This article will assume one thing first and foremost; that you, the reader, have not been living under a rock (or perhaps in a fallout shelter) for the better part of the last year and do indeed know all about what COVID-19 is and what it means for the majority of people worldwide.
I’m sure you are all bored of hearing about it by now, God only knows I am too. Its just not a very exciting pandemic, is it? As a student of Historical Archaeology, learning about catastrophes of the past like The Black Death offers some unique perspectives on our current situation. COVID-19 is, in many ways, more similar to the spread of Spanish Flu during the post-war 1920’s than the aforementioned Medieval outbreak of Yersinia Pestis.
For one, COVID has arrived on the very eve of the various proxy wars fought between the United States of America and [insert country] throughout the Middle East, which although not quite on par with WWI in terms of atrocity or scale, do happen to have also been the indirect predecessor for the ensuing viral outbreak.
Thankfully, partly due to modern medicine and the digital age, the devastation caused by Spanish Flu has not yet been surpassed by the Coronavirus, and let us all pray that it doesn’t.
But lets, for a moment, pretend we aren’t in the digital age, and that we don’t know what COVID is doing to the rest of the world. In that regard, how is it affecting our immediate situation as students?
Well, for me, it isn’t as big of a pain as I assumed it would be, although I know I do not speak for all. For those of us who can adapt to online-mostly teaching (for it isn’t online-only), at least most modules have managed to shove their typically in-person courses through the meat-grinder that is the York VLE, and so sitting down at your desk, cup-of-tea in hand, ready to take notes on whatever topic Mr or Mrs Professor is presenting, is not too different.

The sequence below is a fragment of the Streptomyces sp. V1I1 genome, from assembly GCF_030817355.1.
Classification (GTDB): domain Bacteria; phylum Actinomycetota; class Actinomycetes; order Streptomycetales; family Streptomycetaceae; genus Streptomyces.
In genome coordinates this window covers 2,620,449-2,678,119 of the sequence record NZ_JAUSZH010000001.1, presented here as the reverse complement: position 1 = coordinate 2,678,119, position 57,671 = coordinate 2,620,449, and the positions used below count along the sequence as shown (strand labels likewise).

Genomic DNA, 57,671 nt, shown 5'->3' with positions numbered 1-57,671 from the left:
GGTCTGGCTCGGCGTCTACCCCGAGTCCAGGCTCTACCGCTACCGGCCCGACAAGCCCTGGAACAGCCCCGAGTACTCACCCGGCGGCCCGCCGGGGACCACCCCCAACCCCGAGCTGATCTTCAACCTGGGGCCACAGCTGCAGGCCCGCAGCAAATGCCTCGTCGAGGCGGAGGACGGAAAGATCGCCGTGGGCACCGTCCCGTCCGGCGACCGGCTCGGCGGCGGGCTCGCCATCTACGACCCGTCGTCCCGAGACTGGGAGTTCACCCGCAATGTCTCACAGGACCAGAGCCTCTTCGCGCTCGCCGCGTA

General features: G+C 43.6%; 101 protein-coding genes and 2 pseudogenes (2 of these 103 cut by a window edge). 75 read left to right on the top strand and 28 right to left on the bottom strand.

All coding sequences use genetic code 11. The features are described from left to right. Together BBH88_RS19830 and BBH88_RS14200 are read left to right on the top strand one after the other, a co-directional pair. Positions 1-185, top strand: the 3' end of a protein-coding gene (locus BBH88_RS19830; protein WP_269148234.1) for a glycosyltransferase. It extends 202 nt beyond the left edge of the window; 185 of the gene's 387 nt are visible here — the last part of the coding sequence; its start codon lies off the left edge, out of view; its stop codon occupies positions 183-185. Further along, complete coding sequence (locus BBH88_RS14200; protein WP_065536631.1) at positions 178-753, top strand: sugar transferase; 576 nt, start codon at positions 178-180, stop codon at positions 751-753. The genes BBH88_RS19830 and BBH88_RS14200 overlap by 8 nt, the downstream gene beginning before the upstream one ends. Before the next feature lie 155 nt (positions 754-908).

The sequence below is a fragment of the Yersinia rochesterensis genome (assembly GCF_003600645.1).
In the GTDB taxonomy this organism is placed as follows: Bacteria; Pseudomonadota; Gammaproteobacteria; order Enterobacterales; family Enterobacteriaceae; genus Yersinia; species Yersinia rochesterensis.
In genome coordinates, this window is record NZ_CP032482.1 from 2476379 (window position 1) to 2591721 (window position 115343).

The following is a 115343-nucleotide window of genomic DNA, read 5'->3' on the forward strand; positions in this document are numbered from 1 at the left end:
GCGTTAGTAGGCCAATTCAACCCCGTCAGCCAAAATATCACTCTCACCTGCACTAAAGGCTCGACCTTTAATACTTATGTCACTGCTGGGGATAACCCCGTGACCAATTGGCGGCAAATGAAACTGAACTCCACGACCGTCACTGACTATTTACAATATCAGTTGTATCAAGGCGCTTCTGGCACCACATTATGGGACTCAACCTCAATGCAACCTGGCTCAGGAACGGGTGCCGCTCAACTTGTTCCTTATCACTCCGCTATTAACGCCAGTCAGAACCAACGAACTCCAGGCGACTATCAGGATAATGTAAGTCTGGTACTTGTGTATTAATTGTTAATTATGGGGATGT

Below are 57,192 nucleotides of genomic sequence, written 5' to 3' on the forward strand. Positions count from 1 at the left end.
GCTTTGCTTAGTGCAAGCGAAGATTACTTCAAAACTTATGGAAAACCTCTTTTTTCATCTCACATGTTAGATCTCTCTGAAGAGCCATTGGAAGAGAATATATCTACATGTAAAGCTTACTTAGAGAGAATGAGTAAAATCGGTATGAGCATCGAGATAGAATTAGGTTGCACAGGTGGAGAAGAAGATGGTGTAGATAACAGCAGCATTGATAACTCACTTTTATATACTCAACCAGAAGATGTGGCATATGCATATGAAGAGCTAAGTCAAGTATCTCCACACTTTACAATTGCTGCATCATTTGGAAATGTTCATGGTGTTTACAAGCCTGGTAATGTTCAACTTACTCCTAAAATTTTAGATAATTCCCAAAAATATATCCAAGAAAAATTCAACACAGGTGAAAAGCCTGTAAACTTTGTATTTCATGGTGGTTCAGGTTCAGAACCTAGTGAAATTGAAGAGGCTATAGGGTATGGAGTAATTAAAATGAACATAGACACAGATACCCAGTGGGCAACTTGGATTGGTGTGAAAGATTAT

Minus, of course, the social interaction we all come to University for - a moment of silence for First Years during “Freshers Week” please.
I think what has become most apparent as our government scrambles for new regional lockdown initiatives, and trust me guys this new one is much better than the last one I promise, is that if I had access to a time machine I would very happily warp back several months and demand that the University of York make all modules online-only completely, with no in-person workshops or activities. Sitting in a mask for an hour with all the windows open, not really allowed to have chinwags with your mates due to the 2 metre distance, is not what I’d call a worthy opponent to sitting on a Zoom call in my own flat in my pants.
Plus, it just isn’t worth the risk, I would say.
Thankfully, the university has done an admirable job in my opinion so far, although I can’t say the same for other institutions. I would like to throw particular gratitude towards Steve Ashby’s Viking-Age Scandinavia module, which was purpose-built for online learning as opposed to having been forced through the aforementioned meat-grinder from in-person to digital. As such, the lectures and seminars feel comfortably designed for at-home interaction, when compared to the other modules which often feel like they have quite a few growing pains on my PC screen.
But in the Age of Quarantine that is to be expected. One only wonders if by the next year the modules will have fully adapted to this digital realm, or if we will be returning to the real world once more, like cockroaches out of a fallout shelter, once the nuclear winter has passed.